Papa John’s has a new CEO. But will Rob Lynch, formerly the president of red hot sandwich chain Arby’s, have the chops to turn the struggling pizza chain around?
Lynch was named CEO of Papa John’s (PZZA) Tuesday morning. He replaces Steve Ritchie, the veteran Papa John’s (PZZA) executive who took over in the wake of the scandal surrounding founder and former CEO John Schnatter.
Schnatter was forced to resign after reports emerged that he used a racial epithet during a conference call. He also courted controversy by blaming poor sales on football players protesting the national anthem at a time when Papa John’s was the official pizza sponsor of the National Football League.
Sales continued to fall in the United States even after Ritchie took over. That was one reason why activist investing firm Starboard Value, which is famous for agitating for big changes at Olive Garden owner Darden Restaurants (DRI), took a $200 million stake in Papa John’s earlier this year and pledged to turn things around. Starboard CEO Jeffrey Smith took over as Papa John’s chairman.
“I am thrilled to welcome Rob to Papa John’s at this pivotal moment in the company’s history,” Smith said in a statement. “His proven record transforming organizations and realizing the growth potential of differentiated brands is ideally suited for Papa John’s as the company sets forth on its next chapter.”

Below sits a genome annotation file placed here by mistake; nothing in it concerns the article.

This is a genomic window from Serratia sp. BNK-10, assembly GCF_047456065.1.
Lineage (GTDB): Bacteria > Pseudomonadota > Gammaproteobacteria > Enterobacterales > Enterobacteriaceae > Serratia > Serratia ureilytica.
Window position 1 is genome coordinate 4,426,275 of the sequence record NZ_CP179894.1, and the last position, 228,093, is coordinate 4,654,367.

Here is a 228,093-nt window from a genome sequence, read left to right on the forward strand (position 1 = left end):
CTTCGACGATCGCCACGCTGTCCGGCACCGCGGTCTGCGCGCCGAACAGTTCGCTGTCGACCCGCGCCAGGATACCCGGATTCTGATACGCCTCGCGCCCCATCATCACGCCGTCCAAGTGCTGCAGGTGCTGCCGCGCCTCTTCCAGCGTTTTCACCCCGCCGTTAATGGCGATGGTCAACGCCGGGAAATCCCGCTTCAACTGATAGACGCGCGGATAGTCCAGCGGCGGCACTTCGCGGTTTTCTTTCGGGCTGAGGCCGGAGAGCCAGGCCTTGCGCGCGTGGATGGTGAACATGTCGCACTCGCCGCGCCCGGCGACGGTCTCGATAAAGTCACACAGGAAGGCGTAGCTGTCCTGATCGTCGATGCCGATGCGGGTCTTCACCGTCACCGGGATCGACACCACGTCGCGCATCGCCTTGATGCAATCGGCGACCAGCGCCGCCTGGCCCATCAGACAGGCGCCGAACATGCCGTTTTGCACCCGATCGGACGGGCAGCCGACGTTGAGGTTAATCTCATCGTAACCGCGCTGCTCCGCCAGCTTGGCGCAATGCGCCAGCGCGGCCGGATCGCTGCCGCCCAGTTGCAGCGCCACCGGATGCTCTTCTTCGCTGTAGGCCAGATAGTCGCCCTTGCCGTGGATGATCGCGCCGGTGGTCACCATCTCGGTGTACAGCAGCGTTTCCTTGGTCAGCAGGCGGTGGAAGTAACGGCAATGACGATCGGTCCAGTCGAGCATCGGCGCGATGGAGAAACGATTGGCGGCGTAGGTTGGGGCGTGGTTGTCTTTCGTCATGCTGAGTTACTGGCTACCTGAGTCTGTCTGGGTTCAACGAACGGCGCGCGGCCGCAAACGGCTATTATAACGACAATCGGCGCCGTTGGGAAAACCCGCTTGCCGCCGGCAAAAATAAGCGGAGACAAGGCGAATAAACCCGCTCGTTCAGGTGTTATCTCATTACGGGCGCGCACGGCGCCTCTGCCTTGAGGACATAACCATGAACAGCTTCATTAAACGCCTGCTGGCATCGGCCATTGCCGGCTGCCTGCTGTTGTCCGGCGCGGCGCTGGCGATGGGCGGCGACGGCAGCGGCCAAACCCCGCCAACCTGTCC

Lynch, who was president of Arby’s since 2017, joined that chain as chief marketing officer in 2013. He’s widely credited with turning the company around thanks to its “We have the meats” ad campaign, and introducing quirky new sandwiches that included items you don’t normally find at a fast food joint, such as venison, elk and duck.
“I am humbled and excited by the opportunity to work with this outstanding team to help make Papa John’s the best pizza company in the world,” Lynch said in the statement. “I absolutely believe that Papa John’s best days are ahead.”
Papa John’s is slowly turning around. Although same-store sales in the United States are still falling, the pace of the decline has slowed.
And since Starboard made its investment, the company has boosted its digital efforts to compete more effectively in a world where many consumers now order food using services like DoorDash, UberEats (UBER) or GrubHub (GRUB).
Shares of Papa John’s, which rallied on the news of Lynch’s hiring, are up more than 10% this year. That’s better than struggling rival Domino’s (DPZ), but is lagging the performance of Pizza Hut and Taco Bell owner Yum Brands (YUM).
Lynch also worked for Taco Bell before joining Arby’s. Papa John’s board would be glad if Lynch is as successful as another Taco Bell veteran was at reviving a troubled restaurant franchise. Former Taco Bell chief Brian Niccol has completely turned around Chipotle (CMG) after its E. coli nightmare, with shares even hitting a new all-time high.
Papa John’s has tried to put the Schnatter scandal behind it by removing his face and other imagery from its pizza boxes, web site and restaurants. The company has also hired basketball legend Shaquille O’Neal as its new spokesman and a member of its board.
Schnatter is still the company’s largest shareholder, with a more than 15% stake. But he has been steadily selling shares since he left the company.